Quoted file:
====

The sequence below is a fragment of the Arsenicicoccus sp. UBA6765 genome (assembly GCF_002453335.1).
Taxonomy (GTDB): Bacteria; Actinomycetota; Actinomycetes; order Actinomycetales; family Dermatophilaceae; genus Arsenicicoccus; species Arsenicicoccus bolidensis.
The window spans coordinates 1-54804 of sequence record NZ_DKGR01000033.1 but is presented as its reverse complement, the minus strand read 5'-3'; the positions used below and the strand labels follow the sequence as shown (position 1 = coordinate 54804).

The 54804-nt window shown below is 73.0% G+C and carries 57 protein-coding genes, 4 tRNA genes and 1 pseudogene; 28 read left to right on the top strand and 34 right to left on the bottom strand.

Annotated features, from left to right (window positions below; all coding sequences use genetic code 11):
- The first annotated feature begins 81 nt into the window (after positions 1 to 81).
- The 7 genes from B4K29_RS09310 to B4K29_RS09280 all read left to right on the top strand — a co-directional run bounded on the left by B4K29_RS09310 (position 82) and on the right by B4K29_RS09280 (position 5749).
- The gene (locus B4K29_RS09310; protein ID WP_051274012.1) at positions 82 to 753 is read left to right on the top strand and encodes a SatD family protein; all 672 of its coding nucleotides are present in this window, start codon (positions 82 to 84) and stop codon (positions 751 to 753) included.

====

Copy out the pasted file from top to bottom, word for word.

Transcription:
The sequence below is a fragment of the Arsenicicoccus sp. UBA6765 genome (assembly GCF_002453335.1).
Taxonomy (GTDB): Bacteria; Actinomycetota; Actinomycetes; order Actinomycetales; family Dermatophilaceae; genus Arsenicicoccus; species Arsenicicoccus bolidensis.
The window spans coordinates 1-54804 of sequence record NZ_DKGR01000033.1 but is presented as its reverse complement, the minus strand read 5'-3'; the positions used below and the strand labels follow the sequence as shown (position 1 = coordinate 54804).

The 54804-nt window shown below is 73.0% G+C and carries 57 protein-coding genes, 4 tRNA genes and 1 pseudogene; 28 read left to right on the top strand and 34 right to left on the bottom strand.

Annotated features, from left to right (window positions below; all coding sequences use genetic code 11):
- The first annotated feature begins 81 nt into the window (after positions 1 to 81).
- The 7 genes from B4K29_RS09310 to B4K29_RS09280 all read left to right on the top strand — a co-directional run bounded on the left by B4K29_RS09310 (position 82) and on the right by B4K29_RS09280 (position 5749).
- The gene (locus B4K29_RS09310; protein ID WP_051274012.1) at positions 82 to 753 is read left to right on the top strand and encodes a SatD family protein; all 672 of its coding nucleotides are present in this window, start codon (positions 82 to 84) and stop codon (positions 751 to 753) included.